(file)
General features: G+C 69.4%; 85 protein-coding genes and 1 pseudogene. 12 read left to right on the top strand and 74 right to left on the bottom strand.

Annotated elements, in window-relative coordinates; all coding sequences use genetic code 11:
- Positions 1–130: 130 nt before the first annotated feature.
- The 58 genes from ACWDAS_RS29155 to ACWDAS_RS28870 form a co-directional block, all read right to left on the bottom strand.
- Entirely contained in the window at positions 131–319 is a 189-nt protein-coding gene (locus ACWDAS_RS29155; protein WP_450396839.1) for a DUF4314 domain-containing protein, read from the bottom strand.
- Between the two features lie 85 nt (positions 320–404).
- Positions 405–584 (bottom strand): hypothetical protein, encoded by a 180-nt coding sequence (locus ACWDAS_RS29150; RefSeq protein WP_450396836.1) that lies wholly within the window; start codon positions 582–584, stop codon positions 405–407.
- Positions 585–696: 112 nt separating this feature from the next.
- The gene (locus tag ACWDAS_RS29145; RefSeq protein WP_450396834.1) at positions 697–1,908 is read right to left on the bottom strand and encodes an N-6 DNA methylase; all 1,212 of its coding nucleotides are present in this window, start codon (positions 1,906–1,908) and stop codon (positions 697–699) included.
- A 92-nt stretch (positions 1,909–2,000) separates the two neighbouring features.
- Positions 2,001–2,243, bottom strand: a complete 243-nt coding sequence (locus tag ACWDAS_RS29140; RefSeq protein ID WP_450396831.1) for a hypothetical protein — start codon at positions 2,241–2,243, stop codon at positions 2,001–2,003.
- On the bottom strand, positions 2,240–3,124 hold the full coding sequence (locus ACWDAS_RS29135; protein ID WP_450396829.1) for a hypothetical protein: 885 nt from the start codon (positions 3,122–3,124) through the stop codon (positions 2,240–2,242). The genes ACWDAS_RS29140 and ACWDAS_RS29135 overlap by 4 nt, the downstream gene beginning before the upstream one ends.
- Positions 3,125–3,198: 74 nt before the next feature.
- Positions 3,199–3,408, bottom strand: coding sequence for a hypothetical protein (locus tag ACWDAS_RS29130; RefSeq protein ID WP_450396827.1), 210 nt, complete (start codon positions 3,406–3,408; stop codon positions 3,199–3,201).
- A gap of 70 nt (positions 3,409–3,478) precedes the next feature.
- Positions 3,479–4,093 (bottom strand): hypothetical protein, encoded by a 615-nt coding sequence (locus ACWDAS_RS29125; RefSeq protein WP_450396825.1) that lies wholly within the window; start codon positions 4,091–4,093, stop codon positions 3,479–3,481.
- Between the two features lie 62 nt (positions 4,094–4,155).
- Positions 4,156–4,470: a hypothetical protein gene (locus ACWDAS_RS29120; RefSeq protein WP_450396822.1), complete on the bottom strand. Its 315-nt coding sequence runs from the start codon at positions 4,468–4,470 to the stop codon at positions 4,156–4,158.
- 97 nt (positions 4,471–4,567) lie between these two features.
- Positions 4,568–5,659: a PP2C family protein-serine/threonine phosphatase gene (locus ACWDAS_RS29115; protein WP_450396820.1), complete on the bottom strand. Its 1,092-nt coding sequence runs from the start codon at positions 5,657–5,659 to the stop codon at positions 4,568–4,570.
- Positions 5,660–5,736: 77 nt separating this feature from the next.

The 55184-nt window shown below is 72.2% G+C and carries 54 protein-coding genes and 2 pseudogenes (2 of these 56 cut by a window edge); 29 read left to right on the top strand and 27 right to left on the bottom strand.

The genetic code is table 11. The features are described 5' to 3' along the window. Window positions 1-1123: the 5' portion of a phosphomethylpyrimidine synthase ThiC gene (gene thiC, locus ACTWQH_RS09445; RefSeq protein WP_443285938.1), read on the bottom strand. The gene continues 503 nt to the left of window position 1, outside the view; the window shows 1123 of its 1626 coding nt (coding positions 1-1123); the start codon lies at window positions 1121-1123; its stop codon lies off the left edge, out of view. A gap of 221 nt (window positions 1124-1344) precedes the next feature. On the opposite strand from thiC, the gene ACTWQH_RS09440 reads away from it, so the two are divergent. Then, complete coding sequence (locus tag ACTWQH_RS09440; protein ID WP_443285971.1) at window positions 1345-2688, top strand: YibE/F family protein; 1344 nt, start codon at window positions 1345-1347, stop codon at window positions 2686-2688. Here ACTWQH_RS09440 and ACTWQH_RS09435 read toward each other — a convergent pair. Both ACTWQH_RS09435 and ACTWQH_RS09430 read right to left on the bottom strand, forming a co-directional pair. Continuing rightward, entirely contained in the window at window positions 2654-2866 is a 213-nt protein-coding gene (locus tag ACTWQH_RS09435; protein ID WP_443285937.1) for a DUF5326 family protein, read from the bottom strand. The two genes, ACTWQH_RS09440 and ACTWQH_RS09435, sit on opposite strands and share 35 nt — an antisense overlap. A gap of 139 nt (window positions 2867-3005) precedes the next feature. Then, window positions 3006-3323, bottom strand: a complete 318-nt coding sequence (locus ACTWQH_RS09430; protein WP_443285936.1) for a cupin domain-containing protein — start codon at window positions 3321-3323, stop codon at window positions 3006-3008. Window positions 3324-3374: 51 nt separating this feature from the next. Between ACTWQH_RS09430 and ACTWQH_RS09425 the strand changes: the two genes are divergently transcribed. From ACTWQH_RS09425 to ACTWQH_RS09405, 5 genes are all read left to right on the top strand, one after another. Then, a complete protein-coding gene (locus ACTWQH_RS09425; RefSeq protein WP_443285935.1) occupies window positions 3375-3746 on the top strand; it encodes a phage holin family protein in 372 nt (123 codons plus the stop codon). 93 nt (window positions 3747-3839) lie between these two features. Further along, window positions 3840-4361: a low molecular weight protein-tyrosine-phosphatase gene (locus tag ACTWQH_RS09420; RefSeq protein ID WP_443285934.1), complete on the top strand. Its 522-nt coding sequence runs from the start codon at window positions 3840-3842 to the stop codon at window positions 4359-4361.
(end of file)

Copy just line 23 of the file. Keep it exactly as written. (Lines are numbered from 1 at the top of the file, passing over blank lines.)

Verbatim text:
The genetic code is table 11. The features are described 5' to 3' along the window. Window positions 1-1123: the 5' portion of a phosphomethylpyrimidine synthase ThiC gene (gene thiC, locus ACTWQH_RS09445; RefSeq protein WP_443285938.1), read on the bottom strand. The gene continues 503 nt to the left of window position 1, outside the view; the window shows 1123 of its 1626 coding nt (coding positions 1-1123); the start codon lies at window positions 1121-1123; its stop codon lies off the left edge, out of view. A gap of 221 nt (window positions 1124-1344) precedes the next feature. On the opposite strand from thiC, the gene ACTWQH_RS09440 reads away from it, so the two are divergent. Then, complete coding sequence (locus tag ACTWQH_RS09440; protein ID WP_443285971.1) at window positions 1345-2688, top strand: YibE/F family protein; 1344 nt, start codon at window positions 1345-1347, stop codon at window positions 2686-2688. Here ACTWQH_RS09440 and ACTWQH_RS09435 read toward each other — a convergent pair. Both ACTWQH_RS09435 and ACTWQH_RS09430 read right to left on the bottom strand, forming a co-directional pair. Continuing rightward, entirely contained in the window at window positions 2654-2866 is a 213-nt protein-coding gene (locus tag ACTWQH_RS09435; protein ID WP_443285937.1) for a DUF5326 family protein, read from the bottom strand. The two genes, ACTWQH_RS09440 and ACTWQH_RS09435, sit on opposite strands and share 35 nt — an antisense overlap. A gap of 139 nt (window positions 2867-3005) precedes the next feature. Then, window positions 3006-3323, bottom strand: a complete 318-nt coding sequence (locus ACTWQH_RS09430; protein WP_443285936.1) for a cupin domain-containing protein — start codon at window positions 3321-3323, stop codon at window positions 3006-3008. Window positions 3324-3374: 51 nt separating this feature from the next. Between ACTWQH_RS09430 and ACTWQH_RS09425 the strand changes: the two genes are divergently transcribed. From ACTWQH_RS09425 to ACTWQH_RS09405, 5 genes are all read left to right on the top strand, one after another. Then, a complete protein-coding gene (locus ACTWQH_RS09425; RefSeq protein WP_443285935.1) occupies window positions 3375-3746 on the top strand; it encodes a phage holin family protein in 372 nt (123 codons plus the stop codon). 93 nt (window positions 3747-3839) lie between these two features. Further along, window positions 3840-4361: a low molecular weight protein-tyrosine-phosphatase gene (locus tag ACTWQH_RS09420; RefSeq protein ID WP_443285934.1), complete on the top strand. Its 522-nt coding sequence runs from the start codon at window positions 3840-3842 to the stop codon at window positions 4359-4361.